The decision by Montenegro, North Macedonia and Bulgaria to forbid an aircraft that was to carry Russian Foreign Minister Sergey Lavrov on a visit to Serbia from using their air space was a sovereign decision by those countries, US State Department spokesperson Ned Price told reporters.
The decision by the three countries, neighbours of Serbia, to close their air space to the planned flight led to Lavrov cancelling his visit to Serbia.
Price told reporters that the decision to close their air space “reflects Europe’s commitment to hold Russia accountable for its unprovoked, for its unjustified aggression in Ukraine”.
“We urge Serbia to focus on its stated goal of EU membership, including aligning its foreign and security policies with the rest of Europe,” Price said.
Lavrov told reporters on June 6 that “an unthinkable thing has happened… A sovereign state has been deprived of the right to carry out its foreign policy. At the moment, Serbia’s international activities, at least on the Russian track, are blocked”.
“The countries that didn’t allow a flyover for the Russian aircraft will say that they received orders from the European Union or Nato. Those, in turn, will say that these countries were independent in their decision-making,” Lavrov said.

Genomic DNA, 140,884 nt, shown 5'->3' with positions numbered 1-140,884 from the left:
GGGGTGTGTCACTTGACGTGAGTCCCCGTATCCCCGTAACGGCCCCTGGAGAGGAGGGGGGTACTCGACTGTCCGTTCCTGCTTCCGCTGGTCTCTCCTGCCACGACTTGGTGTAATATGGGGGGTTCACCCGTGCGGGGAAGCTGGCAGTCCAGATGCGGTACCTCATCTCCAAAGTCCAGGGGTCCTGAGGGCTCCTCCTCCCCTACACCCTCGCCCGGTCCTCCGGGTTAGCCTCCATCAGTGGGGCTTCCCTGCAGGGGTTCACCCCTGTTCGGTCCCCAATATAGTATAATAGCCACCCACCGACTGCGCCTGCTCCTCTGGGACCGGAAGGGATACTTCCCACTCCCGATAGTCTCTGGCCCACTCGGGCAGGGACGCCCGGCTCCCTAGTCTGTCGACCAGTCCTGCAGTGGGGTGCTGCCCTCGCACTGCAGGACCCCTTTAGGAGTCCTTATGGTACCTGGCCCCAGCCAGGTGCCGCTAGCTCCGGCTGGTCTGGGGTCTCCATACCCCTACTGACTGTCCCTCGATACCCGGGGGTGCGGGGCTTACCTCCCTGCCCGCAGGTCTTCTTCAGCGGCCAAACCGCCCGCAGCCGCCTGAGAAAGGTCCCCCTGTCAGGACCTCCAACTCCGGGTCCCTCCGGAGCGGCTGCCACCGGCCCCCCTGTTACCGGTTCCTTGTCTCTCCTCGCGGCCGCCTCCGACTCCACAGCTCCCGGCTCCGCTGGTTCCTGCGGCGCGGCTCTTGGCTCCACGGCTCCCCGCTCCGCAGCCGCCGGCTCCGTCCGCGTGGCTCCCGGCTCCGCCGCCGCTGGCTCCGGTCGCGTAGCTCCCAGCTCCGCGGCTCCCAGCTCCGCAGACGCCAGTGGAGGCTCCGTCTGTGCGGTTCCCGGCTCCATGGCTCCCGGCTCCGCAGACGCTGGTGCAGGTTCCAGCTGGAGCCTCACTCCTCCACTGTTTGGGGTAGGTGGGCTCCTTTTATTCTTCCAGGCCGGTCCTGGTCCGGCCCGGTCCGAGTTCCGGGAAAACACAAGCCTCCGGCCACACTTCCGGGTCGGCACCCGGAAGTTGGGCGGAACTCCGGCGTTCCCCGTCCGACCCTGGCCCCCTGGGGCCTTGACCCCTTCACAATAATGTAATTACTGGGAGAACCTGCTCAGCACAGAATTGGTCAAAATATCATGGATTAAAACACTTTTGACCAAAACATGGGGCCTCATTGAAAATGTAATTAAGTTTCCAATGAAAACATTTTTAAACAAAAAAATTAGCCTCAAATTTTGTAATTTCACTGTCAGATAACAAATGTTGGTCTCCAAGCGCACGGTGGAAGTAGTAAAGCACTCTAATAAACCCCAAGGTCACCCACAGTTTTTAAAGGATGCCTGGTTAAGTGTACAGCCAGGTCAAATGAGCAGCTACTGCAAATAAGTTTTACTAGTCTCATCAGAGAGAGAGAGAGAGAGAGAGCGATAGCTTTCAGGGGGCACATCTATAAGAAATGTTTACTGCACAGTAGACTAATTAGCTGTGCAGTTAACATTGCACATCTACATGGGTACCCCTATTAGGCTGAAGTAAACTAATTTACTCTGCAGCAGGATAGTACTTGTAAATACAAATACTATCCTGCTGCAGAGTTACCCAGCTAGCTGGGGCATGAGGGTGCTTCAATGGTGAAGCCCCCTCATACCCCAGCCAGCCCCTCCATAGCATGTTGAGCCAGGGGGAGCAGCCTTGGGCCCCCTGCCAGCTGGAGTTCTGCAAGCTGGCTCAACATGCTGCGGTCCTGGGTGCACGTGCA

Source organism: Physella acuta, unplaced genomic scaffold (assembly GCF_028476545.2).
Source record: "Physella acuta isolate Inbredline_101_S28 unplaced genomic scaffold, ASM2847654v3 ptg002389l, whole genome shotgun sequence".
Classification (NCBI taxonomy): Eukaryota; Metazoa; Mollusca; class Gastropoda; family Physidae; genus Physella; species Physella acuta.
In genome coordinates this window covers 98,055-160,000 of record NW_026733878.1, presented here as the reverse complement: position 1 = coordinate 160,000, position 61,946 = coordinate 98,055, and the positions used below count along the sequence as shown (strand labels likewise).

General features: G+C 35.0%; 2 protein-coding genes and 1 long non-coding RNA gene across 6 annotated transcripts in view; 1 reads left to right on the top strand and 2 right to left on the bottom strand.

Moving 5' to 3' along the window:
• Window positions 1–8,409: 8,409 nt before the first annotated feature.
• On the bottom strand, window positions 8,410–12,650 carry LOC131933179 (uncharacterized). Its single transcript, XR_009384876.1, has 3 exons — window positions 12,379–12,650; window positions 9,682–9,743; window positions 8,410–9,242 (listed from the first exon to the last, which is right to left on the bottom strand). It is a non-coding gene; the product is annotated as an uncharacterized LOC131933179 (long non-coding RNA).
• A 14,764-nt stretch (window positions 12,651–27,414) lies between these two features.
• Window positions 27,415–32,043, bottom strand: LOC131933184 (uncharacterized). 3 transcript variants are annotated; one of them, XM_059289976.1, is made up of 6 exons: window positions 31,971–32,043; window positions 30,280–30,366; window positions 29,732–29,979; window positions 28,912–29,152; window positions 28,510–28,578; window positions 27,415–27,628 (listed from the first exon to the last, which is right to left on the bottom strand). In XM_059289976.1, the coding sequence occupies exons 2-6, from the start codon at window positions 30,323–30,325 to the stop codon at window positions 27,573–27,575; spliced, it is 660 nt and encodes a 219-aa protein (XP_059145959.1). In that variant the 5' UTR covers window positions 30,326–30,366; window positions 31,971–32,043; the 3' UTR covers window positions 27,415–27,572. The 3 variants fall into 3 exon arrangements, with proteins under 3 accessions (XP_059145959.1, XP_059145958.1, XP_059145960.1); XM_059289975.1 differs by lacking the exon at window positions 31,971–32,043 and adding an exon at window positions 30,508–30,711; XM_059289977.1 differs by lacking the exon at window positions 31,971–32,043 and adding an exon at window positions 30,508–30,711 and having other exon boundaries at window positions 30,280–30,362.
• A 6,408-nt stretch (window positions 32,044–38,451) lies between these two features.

A statement on the official website of Serbian President Aleksandar Vučić said that he had held talks with Russia’s ambassador in Belgrade, Alexander Botsan-Kharchenko.
Vučić “expressed dissatisfaction with the circumstances that prevented the arrival of Russian Foreign Minister Lavrov,” the statement said.
“He said that, in spite of everything, Serbia will preserve its independence and autonomy in political decision-making, continue the European path while nurturing traditional friendly and partnership relations with countries on all continents and preserving military neutrality,” it said.
(Photo of Ned Price: US State Department)
For The Sofia Globe’s continuing coverage of Russia’s war on Ukraine, please click here.
Please support The Sofia Globe by clicking on the orange button below to sign up to become a patron on patreon.com.
For as little as three euro a month or the equivalent in other currencies, becoming a patron means supporting independent journalism, and getting access to exclusive content: